• Export Citation
  • Hassankhah, A., Rahemi, M., Mozafari, M.R. & Vahdati, K. 2018 Flower development in walnut: Altering the flowering pattern by gibberellic acid application Notulae Botanicae Horti Agrobotanici Cluj-Napoca 46 700 706

    • Search Google Scholar
    • Export Citation
  • Jaillais, Y. & Chory, J. 2010 Unraveling the paradoxes of plant hormone signaling integration Nat. Struct. Mol. Biol. 17 642 645

  • Malm, N.R. 2003 Climate guide Las Cruces, 1892–2000. NMSU Cooperative Extension Service. Guide 749. 28 May 2017. <http://aces.nmsu.edu/pubs/research/weather_climate/RR749.pdf>

  • Moyers, B.T. 2018 Symphony of the Regulators: How do plants control complex responses to environmental signals? Plant Cell 30 258 259

  • Muñoz-Fambuena, N., Mesejo, C., Gonzalez-Mas, M.C., Primo-Millo, E., Agusti, M. & Iglesias, D. 2012 Fruit load modulates flowering-related gene expression in buds of alternate-bearing ‘Moncada’ mandarin Ann. Bot. 110 1109 1118

    • Search Google Scholar
    • Export Citation
  • New Mexico Climate Center 2016 Weather Station Data: New Mexico State Climate Center. New Mexico State University, Las Cruces, NM. 16 Aug. 2016. <https://weather.nmsu.edu/>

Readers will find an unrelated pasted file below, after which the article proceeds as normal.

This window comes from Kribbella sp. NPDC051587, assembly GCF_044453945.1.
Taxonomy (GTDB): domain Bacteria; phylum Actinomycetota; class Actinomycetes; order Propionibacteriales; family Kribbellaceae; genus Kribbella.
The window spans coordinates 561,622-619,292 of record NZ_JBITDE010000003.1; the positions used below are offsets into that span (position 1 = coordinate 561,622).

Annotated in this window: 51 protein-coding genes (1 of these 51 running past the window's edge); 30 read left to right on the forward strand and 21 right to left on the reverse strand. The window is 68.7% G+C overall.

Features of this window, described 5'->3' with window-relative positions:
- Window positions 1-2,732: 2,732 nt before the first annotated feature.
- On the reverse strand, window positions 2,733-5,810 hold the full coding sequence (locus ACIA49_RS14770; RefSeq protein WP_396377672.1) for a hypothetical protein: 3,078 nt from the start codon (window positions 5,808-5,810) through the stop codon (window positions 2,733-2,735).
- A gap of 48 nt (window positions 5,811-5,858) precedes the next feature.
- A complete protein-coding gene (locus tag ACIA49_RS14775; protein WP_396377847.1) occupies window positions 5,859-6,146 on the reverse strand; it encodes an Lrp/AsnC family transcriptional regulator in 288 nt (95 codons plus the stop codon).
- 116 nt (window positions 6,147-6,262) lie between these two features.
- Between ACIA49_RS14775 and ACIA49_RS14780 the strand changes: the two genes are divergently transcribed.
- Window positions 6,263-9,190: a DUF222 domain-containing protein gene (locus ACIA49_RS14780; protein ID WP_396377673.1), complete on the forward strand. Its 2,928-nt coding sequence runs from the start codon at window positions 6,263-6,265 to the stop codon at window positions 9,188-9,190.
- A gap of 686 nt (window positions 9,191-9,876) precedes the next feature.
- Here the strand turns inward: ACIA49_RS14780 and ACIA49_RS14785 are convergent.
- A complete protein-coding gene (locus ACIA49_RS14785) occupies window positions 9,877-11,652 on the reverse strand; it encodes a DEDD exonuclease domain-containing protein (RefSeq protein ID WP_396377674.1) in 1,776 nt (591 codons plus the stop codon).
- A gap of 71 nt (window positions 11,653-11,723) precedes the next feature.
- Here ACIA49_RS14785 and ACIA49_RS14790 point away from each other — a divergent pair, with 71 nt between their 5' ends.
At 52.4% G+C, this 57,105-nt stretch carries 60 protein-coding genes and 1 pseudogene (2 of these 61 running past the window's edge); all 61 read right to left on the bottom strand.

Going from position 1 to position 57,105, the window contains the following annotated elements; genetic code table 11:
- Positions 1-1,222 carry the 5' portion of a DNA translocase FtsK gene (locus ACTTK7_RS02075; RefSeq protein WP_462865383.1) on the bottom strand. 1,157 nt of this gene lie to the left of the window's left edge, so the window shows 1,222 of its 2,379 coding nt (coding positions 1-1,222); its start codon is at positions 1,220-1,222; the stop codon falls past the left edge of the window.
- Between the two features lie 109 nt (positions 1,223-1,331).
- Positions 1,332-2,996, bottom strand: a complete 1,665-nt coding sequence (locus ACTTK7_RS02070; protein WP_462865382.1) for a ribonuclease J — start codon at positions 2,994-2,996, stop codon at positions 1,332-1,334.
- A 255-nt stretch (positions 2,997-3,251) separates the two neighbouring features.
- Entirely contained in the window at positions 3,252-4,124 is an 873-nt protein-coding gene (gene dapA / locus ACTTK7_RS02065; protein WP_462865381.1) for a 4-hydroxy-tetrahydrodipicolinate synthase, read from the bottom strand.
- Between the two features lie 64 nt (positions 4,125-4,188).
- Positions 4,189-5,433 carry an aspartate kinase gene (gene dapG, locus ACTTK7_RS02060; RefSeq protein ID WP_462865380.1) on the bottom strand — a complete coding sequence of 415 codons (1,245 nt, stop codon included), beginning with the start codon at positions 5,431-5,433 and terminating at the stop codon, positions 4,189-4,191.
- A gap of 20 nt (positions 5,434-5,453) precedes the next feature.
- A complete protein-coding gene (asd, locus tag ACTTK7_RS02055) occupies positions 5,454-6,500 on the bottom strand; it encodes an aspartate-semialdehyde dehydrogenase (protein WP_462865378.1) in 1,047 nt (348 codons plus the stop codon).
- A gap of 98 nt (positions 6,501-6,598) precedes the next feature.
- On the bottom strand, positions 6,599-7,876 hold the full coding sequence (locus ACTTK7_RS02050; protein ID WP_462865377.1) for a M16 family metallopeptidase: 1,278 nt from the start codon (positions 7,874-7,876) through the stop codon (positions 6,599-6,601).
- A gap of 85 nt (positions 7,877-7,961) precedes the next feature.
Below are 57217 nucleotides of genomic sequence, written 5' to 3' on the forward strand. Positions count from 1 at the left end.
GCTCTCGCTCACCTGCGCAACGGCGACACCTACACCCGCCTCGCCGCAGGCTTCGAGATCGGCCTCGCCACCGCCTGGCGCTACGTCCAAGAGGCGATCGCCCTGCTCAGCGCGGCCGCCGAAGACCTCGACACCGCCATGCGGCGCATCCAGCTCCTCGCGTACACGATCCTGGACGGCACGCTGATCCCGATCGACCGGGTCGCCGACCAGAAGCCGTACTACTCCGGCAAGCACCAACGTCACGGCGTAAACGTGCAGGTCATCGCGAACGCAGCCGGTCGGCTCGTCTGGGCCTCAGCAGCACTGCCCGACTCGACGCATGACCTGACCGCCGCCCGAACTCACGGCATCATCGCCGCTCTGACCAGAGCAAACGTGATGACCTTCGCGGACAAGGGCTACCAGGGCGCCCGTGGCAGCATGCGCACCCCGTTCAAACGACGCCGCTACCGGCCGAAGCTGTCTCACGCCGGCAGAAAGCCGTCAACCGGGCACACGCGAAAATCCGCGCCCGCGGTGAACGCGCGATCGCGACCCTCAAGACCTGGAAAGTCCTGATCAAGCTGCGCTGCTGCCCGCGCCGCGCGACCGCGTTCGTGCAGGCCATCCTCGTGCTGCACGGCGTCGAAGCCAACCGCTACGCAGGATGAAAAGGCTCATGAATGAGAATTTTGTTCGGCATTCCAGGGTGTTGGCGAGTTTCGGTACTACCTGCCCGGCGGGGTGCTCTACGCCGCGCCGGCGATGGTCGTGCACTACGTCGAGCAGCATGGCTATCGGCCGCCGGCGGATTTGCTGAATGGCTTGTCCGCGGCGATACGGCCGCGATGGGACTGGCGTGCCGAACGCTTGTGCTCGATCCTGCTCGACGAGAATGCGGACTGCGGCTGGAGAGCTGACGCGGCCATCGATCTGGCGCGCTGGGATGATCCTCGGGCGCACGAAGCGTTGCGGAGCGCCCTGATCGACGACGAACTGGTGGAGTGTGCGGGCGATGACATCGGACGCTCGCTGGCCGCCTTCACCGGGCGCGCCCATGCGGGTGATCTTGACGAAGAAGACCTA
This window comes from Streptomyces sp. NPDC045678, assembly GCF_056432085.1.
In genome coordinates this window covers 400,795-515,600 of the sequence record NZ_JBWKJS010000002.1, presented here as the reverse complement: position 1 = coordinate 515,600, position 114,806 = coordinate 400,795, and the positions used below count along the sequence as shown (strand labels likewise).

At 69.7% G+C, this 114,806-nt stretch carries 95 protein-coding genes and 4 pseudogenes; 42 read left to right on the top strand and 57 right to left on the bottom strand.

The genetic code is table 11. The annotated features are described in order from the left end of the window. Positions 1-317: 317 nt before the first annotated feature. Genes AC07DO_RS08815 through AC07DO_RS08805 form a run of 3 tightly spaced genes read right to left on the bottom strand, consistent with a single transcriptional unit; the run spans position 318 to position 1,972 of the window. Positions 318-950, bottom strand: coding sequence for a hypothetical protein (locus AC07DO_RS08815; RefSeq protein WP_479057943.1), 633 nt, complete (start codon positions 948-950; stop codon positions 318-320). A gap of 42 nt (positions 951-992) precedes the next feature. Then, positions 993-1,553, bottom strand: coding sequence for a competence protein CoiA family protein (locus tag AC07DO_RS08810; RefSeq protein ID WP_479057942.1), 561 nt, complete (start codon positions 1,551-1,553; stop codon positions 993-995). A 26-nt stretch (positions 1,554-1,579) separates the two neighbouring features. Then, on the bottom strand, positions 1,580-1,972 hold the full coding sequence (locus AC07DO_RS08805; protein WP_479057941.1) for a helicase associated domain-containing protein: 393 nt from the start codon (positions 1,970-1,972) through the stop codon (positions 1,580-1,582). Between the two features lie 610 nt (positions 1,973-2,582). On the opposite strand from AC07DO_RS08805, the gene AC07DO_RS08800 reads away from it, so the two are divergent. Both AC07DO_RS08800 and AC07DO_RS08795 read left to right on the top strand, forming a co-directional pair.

• Ramsey, F.L. & Schafer, D.W. 2002 The statistical sleuth. Duxbury, Australia

  • Schmidt, T., Elfving, D.C., McFerson, J.R. & Whiting, M.D. 2009 Crop load overwhelms effects of gibberellic acid and ethephon on floral initiation in apple HortScience 44 1900 1906

    • Search Google Scholar
    • Export Citation
  • Sedgley, M. 1990 Flowering of deciduous perennial fruit crops Hort. Rev. 12 223 264

  • Soil Survey Staff, Natural Resources Conservation Service, US Department of Agriculture Web Soil Survey. 2 Mar. 2017. <https://websoilsurvey.sc.egov.usda.gov/>

  • Tromp, J. 1982 Flower-bud formation in apple as affected by various gibberellins J. Hort. Sci. 57 277 282

  • Wood, B.W. 1983 Changes in indoleacetic-acid, abscisic-acid, gibberellins, and cytokinins during budbreak in pecan J. Amer. Soc. Hort. Sci. 108 333 338

    • Search Google Scholar
    • Export Citation
  • Wood, B.W. 2003 Pecan production in North America Southwestern Entomologist Suppl. 27 1 19

  • Wood, B.W. 2011a Influence of aminoethoxyvinylglycine (AVG) on yield and quality of nut crops from a commercial pecan orchard HortScience 46 586 589

    • Search Google Scholar
    • Export Citation
  • Wood, B.W. 2011b Influence of plant bioregulators on pecan flowering and implications for regulation of pistillate flower initiation HortScience 46 870 877

    • Search Google Scholar
    • Export Citation
  • Wood, B.W., Lombardini, L. & Heerema, R.J. 2009 Influence of aminoethoxyvinylglycine on pecan fruit retention HortScience 44 1884 1889